Plus, from high water bills to frustration with city officials, many residents in Jackson, Mississippi still facing issues when it comes to the city's water system. And now the EPA is launching an investigation.
SANCHEZ: Children's hospitals across the country are being overwhelmed with an increase in new cases of a common virus. The latest data from the CDC says there were more than 7,300 cases of RSV detected last week. That's more than any other week in the past two years. RSV is spreading at unusually high levels, causing kids to fill beds more now than they had over the last two years of the COVID-19 pandemic in hospitals.
Joining us now to discuss is Dr. Thomas Murray, he's the Associate Medical Director for Infection Prevention for Yale New Haven Children's Hospital. Doctor, we're grateful to have your expertise this Sunday morning. If you could please explain for those of us who are not familiar what RSV is, how it affects kids, and what parents should be looking out for.
DR. THOMAS MURRAY, ASSOC. MEDICAL DIRECTOR, INFECTION PREVENTION, YALE NEW HAVEN CHILDREN'S HOSPITAL: Great. RSV is a respiratory virus like many of the other respiratory viruses out there that can cause many symptoms ranging from the common cold, to more serious symptoms such as trouble breathing, that forces the kids to come into the hospital. We have seen an uptick in the last couple of weeks all over the country, including here at Yale.
One thing parents can do is kind of return to some of the infection control things that we were used to doing before COVID. Things like washing your hands, cleaning surfaces that are frequently touched, like doorknobs and shared toys, things like that, that can help keep kids safe.
SANCHEZ: And, Doctor, how is it that parents can tell the difference between say, RSV and just a common cold?
MURRAY: It's very difficult because all of the different respiratory viruses, including COVID-19 can kind of look the same even to doctors. So the only really way to tell is to do a test. Fortunately, the treatment isn't any different for most of them. So it's really just supportive care, controlling fever with Tylenol or ibuprofen, and then really watching the breathing to make sure that the child isn't having any difficulty.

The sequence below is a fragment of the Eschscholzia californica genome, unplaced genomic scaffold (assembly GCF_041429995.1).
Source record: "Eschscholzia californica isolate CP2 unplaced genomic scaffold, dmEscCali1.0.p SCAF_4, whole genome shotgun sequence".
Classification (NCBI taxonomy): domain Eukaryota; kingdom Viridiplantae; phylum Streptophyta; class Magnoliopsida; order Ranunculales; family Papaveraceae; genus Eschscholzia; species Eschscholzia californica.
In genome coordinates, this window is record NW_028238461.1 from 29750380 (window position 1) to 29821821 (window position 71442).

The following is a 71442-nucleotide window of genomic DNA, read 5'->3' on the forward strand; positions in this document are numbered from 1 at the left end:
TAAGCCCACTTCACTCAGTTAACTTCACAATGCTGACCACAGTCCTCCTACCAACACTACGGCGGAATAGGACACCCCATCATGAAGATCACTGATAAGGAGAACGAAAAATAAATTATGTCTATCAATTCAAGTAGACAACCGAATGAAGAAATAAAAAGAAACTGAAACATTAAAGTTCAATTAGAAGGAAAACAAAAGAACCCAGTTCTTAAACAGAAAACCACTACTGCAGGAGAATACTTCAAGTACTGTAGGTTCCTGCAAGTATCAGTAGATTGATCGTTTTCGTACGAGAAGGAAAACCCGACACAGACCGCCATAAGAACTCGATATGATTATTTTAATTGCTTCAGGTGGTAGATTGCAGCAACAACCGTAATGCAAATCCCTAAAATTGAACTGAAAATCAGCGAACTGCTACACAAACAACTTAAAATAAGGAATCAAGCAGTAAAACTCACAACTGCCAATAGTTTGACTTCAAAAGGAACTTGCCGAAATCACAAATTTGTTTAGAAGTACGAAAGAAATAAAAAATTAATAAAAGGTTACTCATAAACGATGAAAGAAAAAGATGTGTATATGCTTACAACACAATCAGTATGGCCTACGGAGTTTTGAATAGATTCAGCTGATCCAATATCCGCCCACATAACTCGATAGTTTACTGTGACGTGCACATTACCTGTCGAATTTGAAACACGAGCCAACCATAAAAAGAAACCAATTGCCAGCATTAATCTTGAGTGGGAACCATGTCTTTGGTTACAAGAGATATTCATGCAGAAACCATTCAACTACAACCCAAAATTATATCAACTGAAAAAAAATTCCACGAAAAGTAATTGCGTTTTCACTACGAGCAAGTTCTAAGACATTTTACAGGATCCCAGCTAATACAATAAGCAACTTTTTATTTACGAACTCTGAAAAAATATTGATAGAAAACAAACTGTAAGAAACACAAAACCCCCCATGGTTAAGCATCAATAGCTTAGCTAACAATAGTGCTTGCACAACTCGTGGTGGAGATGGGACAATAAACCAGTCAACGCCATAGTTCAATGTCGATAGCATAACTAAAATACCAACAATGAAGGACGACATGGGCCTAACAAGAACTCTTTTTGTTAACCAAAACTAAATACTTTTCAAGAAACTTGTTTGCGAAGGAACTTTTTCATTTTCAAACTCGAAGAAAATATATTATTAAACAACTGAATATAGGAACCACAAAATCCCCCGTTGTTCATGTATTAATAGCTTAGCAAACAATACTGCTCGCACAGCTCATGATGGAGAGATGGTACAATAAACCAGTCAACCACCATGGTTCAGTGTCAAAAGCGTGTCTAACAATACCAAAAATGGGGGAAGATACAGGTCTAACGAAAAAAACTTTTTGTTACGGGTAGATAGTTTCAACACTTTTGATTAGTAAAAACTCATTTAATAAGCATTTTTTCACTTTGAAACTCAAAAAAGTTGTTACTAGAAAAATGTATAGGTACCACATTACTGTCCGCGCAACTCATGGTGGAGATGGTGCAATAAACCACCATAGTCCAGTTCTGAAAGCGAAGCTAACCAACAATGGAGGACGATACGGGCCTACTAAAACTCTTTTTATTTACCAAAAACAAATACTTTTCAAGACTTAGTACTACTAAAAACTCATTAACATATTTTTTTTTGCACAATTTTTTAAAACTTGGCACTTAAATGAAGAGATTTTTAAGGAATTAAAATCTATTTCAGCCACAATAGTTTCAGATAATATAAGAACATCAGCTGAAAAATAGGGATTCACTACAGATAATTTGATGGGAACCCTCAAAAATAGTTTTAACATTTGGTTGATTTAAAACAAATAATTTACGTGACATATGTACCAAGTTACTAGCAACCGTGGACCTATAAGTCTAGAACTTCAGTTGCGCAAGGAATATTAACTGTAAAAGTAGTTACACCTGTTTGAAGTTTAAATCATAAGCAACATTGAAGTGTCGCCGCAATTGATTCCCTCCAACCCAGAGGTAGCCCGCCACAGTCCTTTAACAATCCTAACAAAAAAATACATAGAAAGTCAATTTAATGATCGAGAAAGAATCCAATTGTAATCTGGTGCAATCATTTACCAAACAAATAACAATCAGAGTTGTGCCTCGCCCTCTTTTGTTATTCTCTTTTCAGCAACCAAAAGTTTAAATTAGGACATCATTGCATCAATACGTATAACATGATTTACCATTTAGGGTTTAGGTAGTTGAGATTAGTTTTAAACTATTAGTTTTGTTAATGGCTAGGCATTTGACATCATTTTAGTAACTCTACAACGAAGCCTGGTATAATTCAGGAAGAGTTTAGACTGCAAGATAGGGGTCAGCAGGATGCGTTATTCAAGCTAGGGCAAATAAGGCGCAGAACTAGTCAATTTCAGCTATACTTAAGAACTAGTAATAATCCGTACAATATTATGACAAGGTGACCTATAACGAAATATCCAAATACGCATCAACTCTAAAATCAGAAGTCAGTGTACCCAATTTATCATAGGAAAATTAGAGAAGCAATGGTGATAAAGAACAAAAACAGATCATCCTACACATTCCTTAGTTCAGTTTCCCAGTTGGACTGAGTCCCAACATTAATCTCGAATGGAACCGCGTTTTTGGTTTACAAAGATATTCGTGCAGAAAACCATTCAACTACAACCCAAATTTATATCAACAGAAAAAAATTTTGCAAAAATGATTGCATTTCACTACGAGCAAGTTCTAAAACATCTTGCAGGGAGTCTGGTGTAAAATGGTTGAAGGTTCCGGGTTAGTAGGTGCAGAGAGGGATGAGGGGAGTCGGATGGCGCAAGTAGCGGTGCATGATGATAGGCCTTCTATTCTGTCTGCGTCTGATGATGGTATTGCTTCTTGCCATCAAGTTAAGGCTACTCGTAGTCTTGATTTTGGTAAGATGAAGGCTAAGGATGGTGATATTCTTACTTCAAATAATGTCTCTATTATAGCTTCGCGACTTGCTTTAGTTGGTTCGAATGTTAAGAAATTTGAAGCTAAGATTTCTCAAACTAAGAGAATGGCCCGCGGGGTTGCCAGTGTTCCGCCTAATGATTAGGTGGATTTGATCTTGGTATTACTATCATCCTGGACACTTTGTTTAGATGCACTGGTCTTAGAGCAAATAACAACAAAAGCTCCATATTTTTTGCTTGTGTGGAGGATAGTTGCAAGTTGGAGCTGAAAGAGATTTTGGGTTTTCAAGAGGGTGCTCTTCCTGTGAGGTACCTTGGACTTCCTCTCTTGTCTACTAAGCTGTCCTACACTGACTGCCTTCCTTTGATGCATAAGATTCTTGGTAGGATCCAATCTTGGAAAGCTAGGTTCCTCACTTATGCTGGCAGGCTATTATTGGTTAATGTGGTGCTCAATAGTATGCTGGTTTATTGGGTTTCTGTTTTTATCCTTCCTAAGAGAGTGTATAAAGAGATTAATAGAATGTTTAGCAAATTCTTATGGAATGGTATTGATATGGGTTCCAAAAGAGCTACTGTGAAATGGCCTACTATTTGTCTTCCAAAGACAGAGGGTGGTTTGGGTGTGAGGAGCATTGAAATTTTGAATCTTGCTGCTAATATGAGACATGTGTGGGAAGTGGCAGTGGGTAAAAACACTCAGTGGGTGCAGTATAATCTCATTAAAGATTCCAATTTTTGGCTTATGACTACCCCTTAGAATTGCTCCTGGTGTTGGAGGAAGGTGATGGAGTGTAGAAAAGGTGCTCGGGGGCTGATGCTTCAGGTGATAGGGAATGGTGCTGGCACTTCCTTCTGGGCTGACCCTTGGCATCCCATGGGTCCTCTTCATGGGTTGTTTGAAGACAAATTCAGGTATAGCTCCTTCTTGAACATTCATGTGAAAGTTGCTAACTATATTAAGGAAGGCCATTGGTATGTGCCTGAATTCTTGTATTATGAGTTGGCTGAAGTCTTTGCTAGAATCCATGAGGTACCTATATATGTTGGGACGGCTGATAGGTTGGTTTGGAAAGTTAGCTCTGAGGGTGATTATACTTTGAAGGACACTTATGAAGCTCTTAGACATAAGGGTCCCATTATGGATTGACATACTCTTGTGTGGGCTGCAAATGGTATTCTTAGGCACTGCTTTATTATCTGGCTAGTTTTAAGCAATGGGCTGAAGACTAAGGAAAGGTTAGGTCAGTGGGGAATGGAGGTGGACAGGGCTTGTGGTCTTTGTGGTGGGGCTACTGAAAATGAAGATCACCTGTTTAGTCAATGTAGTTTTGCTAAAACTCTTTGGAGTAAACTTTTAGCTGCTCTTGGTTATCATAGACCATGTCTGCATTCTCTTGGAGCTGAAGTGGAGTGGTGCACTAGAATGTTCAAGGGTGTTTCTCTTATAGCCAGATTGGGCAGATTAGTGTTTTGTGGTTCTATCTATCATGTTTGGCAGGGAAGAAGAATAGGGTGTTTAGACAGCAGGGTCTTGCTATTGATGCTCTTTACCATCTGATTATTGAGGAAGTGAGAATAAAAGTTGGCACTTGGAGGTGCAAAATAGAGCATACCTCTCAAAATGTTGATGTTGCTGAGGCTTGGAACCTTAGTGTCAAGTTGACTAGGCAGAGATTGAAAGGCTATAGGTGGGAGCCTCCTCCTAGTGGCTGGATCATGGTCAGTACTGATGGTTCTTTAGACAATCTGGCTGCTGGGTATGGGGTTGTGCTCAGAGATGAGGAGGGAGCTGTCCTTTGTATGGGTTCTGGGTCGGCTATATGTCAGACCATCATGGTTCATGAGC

SANCHEZ: Do you think this surge has anything to do with the fact that most of us were at home for the last couple of years and a lot of kids didn't have classrooms to go to and they didn't have a chance to have their immune systems exposed to this kind of thing?
MURRAY: Yes, I think you're absolutely correct. What's happened is that over the last couple of years, because children have been masked and distanced, they haven't been exposed to RSV. In a typical year, almost every child is exposed to RSV. But now we have two or three generations of kids upwards of three years of age that have had no exposure. So unfortunately, they're all getting sick at the same time. And that's part of the reason we've been so busy in pediatrics.
SANCHEZ: I'm assuming this is kind of an indicator of what we might expect from the flu or COVID-19 as the weather gets colder, and people spend more time huddled together indoors?
MURRAY: That is correct. We have been some -- anticipating that for some time. This respiratory surge, whether it's flu or RSV, once the kids put on masks, we suspected that when the masks came off, this might happen. So a lot of energy has been put into preparing for this. And I think flu is, frankly, the big unknown at this point.
In the southern hemisphere, they had a lot of flu activity, which often predicts flu activity in the northern hemisphere. So I really encourage everyone to get their flu shot. We may have been a little bit lacks about getting our flu shot the last couple of years because there hasn't been a lot of flu around, but this is not the year not to get the flu shot.
SANCHEZ: Have you started seeing an increase in cases of COVID-19?
MURRAY: COVID-19, we have not seen a lot of children hospitalized for that. It's fairly sporadic. It's one to two per week. We've also had a few cases of influenza, again, one to two per week. But right now, it really is the RSV as well as there's a strain of rhinovirus out there which tend to make kids quite sick.
SANCHEZ: And Doctor, we'd gotten indications that some hospitals were being forced to treat young patients in hallways and in play rooms. I'm assuming you haven't seen anything like that.